The reason that it looks the way does is due to the sequence in which the events that help to create it happened. We already know that there was once a very tall chain of mountains in the area that occupied the Grand Canyon. These mountains were, over many millions of years, eventually eroded away to form a level plain. Fluctuations in climate then caused the oceans to move in over successive periods and each time a new rock layer was deposited. The rock layers were deposited one on top of the other and sometimes there were long periods in between in which some of the upper layers were eroded away, sometimes completely.

And now the Colorado River comes into play. The ancestral "Colorado River" came into being when the Rocky Mountains to the east of the Grand Canyon were formed, at sometime around 60-70 million years ago, as the primary western drainage for these mountains. Over millions of years the course of this ancestral river changed its course a number of times as the terrain around it was altered. The course of the ancestral Colorado River probably started in Colorado and at one point it entered the region of Marble Canyon, but that is about all that can be agreed upon at this point.

Some geologists believe that very young rock layers to the west of the Grand Canyon, dated at only 5 and 10 million years old, and through which the Colorado now flows, indicate that the river could not have been flowing there prior to that time. The river had to cut through these layers after they were deposited. The search for another exit for the Colorado River from the Grand Canyon has been a hotly debated issue. Some geologists believe that it flowed out of Marble Canyon where the Little Colorado now enters, others believe that it exited near present day Diamond Creek and still others believe that it exited through massive caves in the Redwall Limestone. The most likely exit at this point seems to be up through Kanab Creek which would have had the ancestral river flowing back up into Utah and then across Nevada and California to the Pacific.

At around 17 million years ago, while the river was flowing across this ancient landscape, the land mass know as todays Colorado Plateau began to uplift. The uplift was caused by pressures deep with the Earth and may have been caused by additional conflict between the North American Plates and the Pacific Plates. This process continued until around 5 million years ago which interestingly enough is the date of the sedimentary layers just west of the plateau. At its greatest hieght the Colorado Plateau was once about three miles above sea level. The rise of the plateau probably prevented the seas from submerging it again and instead the topmost layers were eroded away and carried into the sea. The most favorable currently accepted theory is that the Colorado River continued to cut through the Colorado Plateau while the land rose around it.

At some point around 5 million years ago something happened to cause the Colorado to change its course and exit via its present route down to the Gulf of California. The most likely cause for the change in its course was probably due to it being captured by another river, which was draining the western portion of the Colorado Plateau. This other river eroded northward along the San Andreas fault, then eastward and eventually entered the Grand Canyon and joined with the Colorado near present day Kanab Creek. The Colorado would then have abruptly changed its course and flowed out this newly formed exit.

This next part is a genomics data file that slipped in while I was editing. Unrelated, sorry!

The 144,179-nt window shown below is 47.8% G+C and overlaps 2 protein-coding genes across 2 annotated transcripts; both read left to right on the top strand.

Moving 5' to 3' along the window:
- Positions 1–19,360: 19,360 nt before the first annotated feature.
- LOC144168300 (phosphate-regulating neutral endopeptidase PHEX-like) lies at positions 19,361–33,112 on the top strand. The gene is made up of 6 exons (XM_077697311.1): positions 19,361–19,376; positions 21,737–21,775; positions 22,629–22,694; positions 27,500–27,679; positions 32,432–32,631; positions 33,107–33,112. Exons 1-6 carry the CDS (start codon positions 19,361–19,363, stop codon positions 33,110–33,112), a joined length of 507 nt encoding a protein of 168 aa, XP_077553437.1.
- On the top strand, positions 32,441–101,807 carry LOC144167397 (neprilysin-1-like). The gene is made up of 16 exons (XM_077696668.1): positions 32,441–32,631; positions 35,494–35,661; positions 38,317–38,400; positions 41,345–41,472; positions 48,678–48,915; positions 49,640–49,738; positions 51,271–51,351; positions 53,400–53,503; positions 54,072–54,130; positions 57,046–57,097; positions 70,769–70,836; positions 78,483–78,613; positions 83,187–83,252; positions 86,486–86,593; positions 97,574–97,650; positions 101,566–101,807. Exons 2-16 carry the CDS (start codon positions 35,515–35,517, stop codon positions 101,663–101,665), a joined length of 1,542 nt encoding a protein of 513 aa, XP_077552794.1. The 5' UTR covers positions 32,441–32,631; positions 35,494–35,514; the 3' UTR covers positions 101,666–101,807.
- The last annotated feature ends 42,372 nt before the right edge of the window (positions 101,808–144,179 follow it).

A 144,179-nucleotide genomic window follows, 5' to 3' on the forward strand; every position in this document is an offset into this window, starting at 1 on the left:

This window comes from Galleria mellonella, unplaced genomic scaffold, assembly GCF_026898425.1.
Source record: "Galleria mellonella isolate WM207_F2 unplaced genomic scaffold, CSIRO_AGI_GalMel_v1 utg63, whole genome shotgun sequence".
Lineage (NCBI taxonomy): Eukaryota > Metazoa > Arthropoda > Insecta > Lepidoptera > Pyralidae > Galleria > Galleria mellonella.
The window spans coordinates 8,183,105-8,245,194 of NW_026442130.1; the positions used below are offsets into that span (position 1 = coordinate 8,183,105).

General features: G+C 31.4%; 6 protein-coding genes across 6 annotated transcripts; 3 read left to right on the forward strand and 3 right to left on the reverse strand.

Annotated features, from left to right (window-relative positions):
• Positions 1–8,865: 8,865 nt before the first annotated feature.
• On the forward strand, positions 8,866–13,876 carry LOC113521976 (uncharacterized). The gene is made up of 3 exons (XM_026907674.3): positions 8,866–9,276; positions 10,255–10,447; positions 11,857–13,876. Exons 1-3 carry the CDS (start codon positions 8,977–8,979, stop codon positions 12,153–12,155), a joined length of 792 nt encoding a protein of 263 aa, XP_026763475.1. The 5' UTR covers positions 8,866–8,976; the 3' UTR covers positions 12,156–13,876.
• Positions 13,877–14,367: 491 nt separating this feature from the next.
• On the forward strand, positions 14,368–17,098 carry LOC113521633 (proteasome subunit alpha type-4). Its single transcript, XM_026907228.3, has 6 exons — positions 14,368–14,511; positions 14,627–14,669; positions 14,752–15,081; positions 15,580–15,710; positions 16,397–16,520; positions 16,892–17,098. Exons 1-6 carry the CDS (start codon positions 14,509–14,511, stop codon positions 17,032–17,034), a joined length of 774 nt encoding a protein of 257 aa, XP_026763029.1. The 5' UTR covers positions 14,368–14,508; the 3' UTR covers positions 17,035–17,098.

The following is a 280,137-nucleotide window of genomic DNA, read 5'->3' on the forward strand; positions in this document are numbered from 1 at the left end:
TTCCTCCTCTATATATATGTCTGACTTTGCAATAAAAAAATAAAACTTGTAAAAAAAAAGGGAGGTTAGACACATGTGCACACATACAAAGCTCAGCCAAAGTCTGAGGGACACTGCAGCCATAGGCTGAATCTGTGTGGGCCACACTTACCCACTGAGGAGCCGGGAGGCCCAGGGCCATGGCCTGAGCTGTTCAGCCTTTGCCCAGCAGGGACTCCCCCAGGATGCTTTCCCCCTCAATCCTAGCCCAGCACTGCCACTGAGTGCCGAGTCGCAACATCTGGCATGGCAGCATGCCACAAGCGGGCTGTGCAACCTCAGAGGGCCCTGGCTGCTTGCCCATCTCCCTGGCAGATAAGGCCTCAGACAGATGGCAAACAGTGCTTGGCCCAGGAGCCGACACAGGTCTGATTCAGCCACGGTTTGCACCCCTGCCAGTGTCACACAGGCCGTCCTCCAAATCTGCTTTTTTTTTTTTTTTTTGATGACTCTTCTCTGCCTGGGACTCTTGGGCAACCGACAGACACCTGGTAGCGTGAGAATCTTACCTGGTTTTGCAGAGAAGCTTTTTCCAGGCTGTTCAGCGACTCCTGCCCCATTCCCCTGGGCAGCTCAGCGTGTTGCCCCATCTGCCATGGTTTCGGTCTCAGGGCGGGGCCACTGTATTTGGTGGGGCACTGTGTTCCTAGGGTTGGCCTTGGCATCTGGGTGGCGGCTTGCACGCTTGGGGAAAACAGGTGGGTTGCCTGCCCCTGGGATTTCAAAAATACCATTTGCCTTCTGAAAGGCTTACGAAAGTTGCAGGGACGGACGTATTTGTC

Much of the eastern Grand Canyon was already formed by the time the river changed its course. Side canyons had formed along fault lines in the rock and these were eroded away and the rock within them carried down to the Colorado. The Colorado River took all of the rock that was put into it and carried it off to the Pacific Ocean. Over many more millions of years the erosion along the course of the Colorado continued to widen the Canyon to present the vistas that you see today. Before the Glen Canyon Dam was built the Colorado River used to carry three cubic miles of sediment into the Pacific Ocean every hundred years.

When did all this happen?

  • The Earth was formed approximately 5 billion years ago.

  • The roots of the ancient mountain range that now lies at the bottom of the Grand Canyon were formed about 1.7 billion years ago.

  • There is then an unconformity of about 450 million year in which the rocks are missing.

  • At 1.25 billion years ago the first sedimentary layer, the Bass Formation, was laid down. Ancient coastal dwelling colonies of algae known as Stromatolites are preserved within this layer and indicate that the area was coastal at that time.

  • At 1.2 billion years ago the sea retreated leaving mud flats behind which eventually became the Hakatai Shale.

  • At 1.19 billion years a similar layer was deposited which is known as the Dox Formation. This was again formed of mudstones and shales and contains ripple marks as well as other features that indicate that it was close to the coast.

  • Between 1.25 and 1.1 billion years ago there was also some volcanic activity with the region of the Grand Canyon and this is when the Cardenas Basalts were formed.

  • Between 1 billion and 825 million years ago additional coastal and shallow sea formations, which are now classified as the Chuar group, were deposited.